are a small family of tree-bark specialists found throughout the Holarctic.
The are well-known for their habit of foraging head downwards, searching
the bark on tree trunks and large limbs. They can easily cling upside down
as they search for insects, grubs, and seeds. It is a familiar posture,
as shown by this White-breasted Nuthatch (left). All the nuthatches
are similar in shape and behavior, and "once one is familiar with one species,
all the others will be instantly recognized as nuthatches" (Harrap &
Quinn 1995). Indeed, they are all assigned to a single genus (Sitta).
The body is small and compact. They have a sturdy, pointed bill and short
legs with strong toes and long claws. The feet are "scansorial," specially
adapted for climbing and clinging. Two species of rock nuthatches in Eurasia
feed in a similar fashion on rock faces.
In North America, White-breasted Nuthatch is a familiar bird. It clings to rough-barked trees from the eastern deciduous forest to the oak woodlands of California and up into the western mountains in yellow-pine forests. The species is primarily resident. In contrast, Red-breasted Nuthatch (below) summers in higher elevation coniferous forests and moves downslope in winter. In some years they stage very impressive winter flights into the lowlands and to the coast, where they often visit backyard feeders. This one (below) spent the winter feeding on sunflower seeds in our backyard on the Monterey Peninsula. But is some winters there are none here at all.
North America, another set of nuthatches specialize in closed-cone pine
forests. Brown-headed Nuthatch Sitta pusilla lives among the loblolly pine
of the southeast, while Pygmy Nuthatch (right) thrives in the knobcone
and related pine forests out west. In California there is a population
in Monterey pine forests along the coast (the photographed bird is one
of them) and a montane population in the Sierra Nevada and Rocky Mountains.
These two populations have different calls. The ones on the coast sound
to me like telegraph operations: dit-it dit did-it dit dit, etc.
These nuthatches are quite small and have shorter bills used to pry among
the closed cones of the pines. The birds are often seen high in the canopy,
clinging to pine cones, and are restlessly on the move constantly in small
All nuthatches nest in cavities, usually holes in trees. The Pygmy Nuthatches
in my back yard dig their own nest hole in the soft wood of dead pine trees.
They have a cooperative breeding strategy that includes the paired adults
and 1-3 young from previous broods (apparently young males; it is the young
females that disperse). Nests with helpers have better breeding success
than those without. The helpers join in feeding the young and defending
the nesting territory (Roberson & Tenney 1993, Harrap & Quinn 1995).
|The real center of nuthatch distribution is Asia, with 15 of the 25
species there. Quite a number are local and seldom photographed, including
Nuthatch of western China (below left; race przewalskii) and
Sulphur-billed Nuthatch, endemic to the Philippines (below right).
The former has a curious distribution: a population in the western Himalayas
and the one in China (perhaps two species?). The latter forages in mixed
species flocks in montane and mid-elevation forests.
|Some nuthatches have very restricted ranges: White-browed Nuthatch
victoriae is found only in the Chin Hills of w. Burma; Corsican Nuthatch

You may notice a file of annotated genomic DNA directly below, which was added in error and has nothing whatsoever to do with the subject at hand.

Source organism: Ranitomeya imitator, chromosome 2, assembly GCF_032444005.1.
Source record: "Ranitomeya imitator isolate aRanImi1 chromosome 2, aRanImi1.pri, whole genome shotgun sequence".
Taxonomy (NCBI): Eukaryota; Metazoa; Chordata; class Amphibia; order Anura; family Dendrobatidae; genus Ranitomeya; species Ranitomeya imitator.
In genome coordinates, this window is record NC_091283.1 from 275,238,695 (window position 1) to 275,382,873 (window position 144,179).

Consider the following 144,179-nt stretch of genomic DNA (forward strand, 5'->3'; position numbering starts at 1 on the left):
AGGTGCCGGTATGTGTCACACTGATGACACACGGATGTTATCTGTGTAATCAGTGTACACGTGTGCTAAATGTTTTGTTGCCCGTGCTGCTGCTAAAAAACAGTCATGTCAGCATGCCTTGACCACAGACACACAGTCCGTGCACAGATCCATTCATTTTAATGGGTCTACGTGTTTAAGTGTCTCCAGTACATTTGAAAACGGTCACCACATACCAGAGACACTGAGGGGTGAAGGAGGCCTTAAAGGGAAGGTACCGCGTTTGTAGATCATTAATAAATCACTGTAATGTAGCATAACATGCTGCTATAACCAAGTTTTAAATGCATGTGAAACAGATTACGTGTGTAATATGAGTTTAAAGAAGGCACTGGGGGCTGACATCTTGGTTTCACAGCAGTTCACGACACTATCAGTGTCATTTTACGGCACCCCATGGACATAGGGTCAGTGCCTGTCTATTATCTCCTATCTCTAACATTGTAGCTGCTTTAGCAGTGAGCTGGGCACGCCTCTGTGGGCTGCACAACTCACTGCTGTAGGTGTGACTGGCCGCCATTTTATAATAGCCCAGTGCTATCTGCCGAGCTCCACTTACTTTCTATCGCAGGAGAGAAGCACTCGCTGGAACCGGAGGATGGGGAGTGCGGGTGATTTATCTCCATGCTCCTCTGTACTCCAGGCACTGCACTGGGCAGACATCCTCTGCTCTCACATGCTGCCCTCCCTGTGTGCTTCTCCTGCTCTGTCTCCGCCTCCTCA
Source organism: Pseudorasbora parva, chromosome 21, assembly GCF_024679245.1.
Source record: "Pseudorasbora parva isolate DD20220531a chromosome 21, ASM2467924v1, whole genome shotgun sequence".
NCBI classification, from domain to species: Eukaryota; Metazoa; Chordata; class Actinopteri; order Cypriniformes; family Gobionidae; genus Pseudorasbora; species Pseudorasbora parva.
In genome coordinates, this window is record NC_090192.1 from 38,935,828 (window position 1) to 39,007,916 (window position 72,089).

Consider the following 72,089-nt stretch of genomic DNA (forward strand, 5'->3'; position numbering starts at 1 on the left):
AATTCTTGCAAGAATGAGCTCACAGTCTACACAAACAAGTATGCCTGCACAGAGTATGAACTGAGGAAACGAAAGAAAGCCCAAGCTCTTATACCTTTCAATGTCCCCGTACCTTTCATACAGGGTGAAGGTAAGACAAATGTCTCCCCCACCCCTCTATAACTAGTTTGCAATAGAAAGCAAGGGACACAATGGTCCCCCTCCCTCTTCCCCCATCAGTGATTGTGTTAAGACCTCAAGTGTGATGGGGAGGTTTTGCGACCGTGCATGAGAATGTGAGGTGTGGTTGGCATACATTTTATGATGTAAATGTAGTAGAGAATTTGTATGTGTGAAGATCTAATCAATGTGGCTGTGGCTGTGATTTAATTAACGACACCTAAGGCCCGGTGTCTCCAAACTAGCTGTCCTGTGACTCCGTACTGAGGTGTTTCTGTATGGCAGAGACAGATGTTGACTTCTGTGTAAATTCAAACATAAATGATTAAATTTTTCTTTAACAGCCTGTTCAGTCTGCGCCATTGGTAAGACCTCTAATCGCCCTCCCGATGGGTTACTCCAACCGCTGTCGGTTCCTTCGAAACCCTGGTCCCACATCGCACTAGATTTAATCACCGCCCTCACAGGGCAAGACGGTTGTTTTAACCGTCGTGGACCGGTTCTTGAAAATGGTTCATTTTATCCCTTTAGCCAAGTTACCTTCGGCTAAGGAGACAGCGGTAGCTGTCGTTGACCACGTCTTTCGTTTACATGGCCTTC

S. whiteheadi is restricted to Corsica; and Algerian Nuthatch
ledanti is known from only 4 sites in northeast Algeria. The Beautiful
Nuthatch S. formosa of northeast India, Burma, and s. China is rare
and little known. So although it is a small family, and found almost entirely
north of the Equator (some Indonesian populations of a couple species are
south of the Equator), it is not at all easy to find all of the nuthatches.
Fortunately, most have loud and diagnostic calls that makes locating them
Nuthatches are related to northern creepers (Certhidae) and (more distantly) the tits and chickadees (Paridae); see Barker et al. (2004), Dickinson (2003). Thus they will likely remain in their familiar position among these families in any future revised world checklist.
|Photos: The White-breasted Nuthatch
Sitta carolinensis was photographed at Lake Solano Park, Solano Co.,
California, on 15 Jan 2006. The Pygmy Nuthatch
pygmaea was in my backyard in Pacific Grove, Monterey Co., California,
on 3 Apr 2005, as was the Red-breasted Nuthatch
S. canadensis the day before. The
Nuthatch S. leucopsis was at Huzu, Qinghai Province,
China, on 14 June 2004. The
S. oenochlamys was above Hamut, Sierra Madres, northern Luzon,
Philippines, on 3 Jan 2006. All photos © 2006 Don
Roberson; all rights reserved.
Family book: Rating
This is a solid addition to the family books in the Princeton series. The plates appear separately in the front. I found the artwork rather good in a "field guide" style (without much background) opposite summary pages which include small maps. The maps I looked at were quite good). Distinct races are nicely covered. The text cover identification, habitat, breeding biology (very summarized), relationships, and detailed plumage descriptions, plus references which (in contrast to other similar efforts) look reasonably extensive. I don't personally see the need for the detailed plumage descriptions since no book like this can hope to cover the complete range of variation, and they are very tedious to read, but it is the "style" of these family books. There are some helpful extra maps and sketches of plumage details scattered in the text.Other literature cited:
Barker, F.K., A. Cibois, P. Schikler, J. Feinstein, and J. Cracraft. 2004. Phylogeny and diversification of the largest avian radiation. Proc. Nat. Acad. Sci. 101: 11040-11045.TOP